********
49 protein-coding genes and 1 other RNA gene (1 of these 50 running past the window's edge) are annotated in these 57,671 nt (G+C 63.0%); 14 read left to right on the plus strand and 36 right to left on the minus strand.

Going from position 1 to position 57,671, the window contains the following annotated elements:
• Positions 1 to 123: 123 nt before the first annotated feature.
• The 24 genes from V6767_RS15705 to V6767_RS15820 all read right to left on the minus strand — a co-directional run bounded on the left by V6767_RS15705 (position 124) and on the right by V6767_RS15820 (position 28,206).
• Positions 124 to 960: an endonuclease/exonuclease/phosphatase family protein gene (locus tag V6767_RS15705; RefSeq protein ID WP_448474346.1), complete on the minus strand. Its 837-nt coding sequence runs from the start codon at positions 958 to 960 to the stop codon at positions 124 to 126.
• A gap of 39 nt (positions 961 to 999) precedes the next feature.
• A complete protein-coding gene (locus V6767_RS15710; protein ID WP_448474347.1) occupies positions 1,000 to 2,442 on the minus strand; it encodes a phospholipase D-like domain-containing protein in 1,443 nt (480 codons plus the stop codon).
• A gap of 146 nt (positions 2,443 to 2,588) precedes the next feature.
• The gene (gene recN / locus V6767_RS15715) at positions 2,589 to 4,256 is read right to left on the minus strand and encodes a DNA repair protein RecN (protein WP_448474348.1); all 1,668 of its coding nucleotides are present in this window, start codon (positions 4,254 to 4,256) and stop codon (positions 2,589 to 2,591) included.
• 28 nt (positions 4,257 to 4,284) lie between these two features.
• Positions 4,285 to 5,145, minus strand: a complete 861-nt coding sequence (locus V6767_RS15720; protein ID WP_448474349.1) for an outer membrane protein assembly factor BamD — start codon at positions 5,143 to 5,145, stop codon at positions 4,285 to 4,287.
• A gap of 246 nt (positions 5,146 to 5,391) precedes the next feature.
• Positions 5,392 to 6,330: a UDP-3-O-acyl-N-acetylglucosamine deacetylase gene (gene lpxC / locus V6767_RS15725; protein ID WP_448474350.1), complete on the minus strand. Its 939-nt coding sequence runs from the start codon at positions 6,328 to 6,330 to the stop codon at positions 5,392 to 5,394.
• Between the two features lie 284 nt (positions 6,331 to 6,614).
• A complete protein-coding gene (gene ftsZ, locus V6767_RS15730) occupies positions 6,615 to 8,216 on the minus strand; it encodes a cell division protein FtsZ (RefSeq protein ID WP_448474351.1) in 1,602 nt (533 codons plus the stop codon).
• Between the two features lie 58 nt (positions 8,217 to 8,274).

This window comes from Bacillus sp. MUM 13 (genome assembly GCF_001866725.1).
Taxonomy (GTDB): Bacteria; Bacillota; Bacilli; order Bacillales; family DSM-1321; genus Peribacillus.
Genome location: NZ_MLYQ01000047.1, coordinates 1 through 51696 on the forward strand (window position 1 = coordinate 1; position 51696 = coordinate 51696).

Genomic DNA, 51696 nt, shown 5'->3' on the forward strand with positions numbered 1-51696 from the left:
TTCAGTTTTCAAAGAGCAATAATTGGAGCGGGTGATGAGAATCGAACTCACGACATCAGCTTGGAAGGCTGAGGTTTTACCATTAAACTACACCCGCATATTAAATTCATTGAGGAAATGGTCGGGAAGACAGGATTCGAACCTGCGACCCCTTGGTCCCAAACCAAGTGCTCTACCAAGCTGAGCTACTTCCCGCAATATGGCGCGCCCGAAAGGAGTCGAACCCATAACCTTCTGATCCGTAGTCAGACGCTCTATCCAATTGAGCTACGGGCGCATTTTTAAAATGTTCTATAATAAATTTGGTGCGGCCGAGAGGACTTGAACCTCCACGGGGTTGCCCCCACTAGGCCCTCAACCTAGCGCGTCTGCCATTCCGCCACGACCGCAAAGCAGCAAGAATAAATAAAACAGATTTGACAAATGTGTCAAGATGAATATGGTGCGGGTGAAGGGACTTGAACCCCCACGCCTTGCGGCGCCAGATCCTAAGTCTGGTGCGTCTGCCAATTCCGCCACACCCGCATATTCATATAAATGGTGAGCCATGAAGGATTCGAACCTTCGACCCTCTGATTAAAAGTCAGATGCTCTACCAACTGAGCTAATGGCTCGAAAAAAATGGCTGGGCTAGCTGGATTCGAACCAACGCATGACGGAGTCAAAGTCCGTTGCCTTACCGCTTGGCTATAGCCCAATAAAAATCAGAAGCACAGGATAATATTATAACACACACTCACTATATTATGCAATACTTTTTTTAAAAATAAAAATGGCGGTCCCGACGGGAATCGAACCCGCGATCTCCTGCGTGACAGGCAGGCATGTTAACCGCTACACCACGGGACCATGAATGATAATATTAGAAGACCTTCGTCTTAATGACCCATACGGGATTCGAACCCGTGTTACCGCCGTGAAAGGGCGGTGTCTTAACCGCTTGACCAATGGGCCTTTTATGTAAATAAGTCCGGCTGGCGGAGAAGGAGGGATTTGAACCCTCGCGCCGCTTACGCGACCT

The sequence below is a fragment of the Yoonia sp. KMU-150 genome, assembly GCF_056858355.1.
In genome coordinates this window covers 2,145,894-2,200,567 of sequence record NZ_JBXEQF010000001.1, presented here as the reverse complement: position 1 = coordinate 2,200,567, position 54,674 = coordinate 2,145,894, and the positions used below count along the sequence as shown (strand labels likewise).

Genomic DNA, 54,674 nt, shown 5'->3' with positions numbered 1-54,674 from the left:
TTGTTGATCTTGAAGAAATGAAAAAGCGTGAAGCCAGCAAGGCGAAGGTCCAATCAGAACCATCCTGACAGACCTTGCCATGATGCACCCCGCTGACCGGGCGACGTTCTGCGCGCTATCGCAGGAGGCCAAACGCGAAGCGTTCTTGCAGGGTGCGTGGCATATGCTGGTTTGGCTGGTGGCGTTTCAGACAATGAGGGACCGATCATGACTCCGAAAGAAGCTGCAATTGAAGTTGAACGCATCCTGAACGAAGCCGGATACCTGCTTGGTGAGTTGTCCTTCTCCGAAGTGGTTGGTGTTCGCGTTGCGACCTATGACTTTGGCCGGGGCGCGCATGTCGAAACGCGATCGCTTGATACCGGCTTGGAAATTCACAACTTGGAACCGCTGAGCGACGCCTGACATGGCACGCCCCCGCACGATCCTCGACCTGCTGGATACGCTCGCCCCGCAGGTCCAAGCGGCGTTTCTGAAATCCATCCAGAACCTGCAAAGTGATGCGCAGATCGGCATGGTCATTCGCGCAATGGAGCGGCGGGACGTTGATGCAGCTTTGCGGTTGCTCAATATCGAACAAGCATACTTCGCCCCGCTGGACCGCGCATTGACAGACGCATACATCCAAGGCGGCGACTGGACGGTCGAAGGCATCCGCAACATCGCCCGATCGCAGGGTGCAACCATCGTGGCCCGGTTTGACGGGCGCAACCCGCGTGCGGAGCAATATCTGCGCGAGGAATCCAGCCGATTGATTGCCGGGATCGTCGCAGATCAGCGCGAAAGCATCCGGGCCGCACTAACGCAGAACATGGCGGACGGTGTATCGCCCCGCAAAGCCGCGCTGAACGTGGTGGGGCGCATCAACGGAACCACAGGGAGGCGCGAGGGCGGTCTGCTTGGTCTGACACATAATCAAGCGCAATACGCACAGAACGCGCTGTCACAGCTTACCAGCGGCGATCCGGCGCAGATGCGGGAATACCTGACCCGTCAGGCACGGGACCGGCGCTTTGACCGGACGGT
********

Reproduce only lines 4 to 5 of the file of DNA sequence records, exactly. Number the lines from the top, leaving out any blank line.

• The 24 genes from V6767_RS15705 to V6767_RS15820 all read right to left on the minus strand — a co-directional run bounded on the left by V6767_RS15705 (position 124) and on the right by V6767_RS15820 (position 28,206).
• Positions 124 to 960: an endonuclease/exonuclease/phosphatase family protein gene (locus tag V6767_RS15705; RefSeq protein ID WP_448474346.1), complete on the minus strand. Its 837-nt coding sequence runs from the start codon at positions 958 to 960 to the stop codon at positions 124 to 126.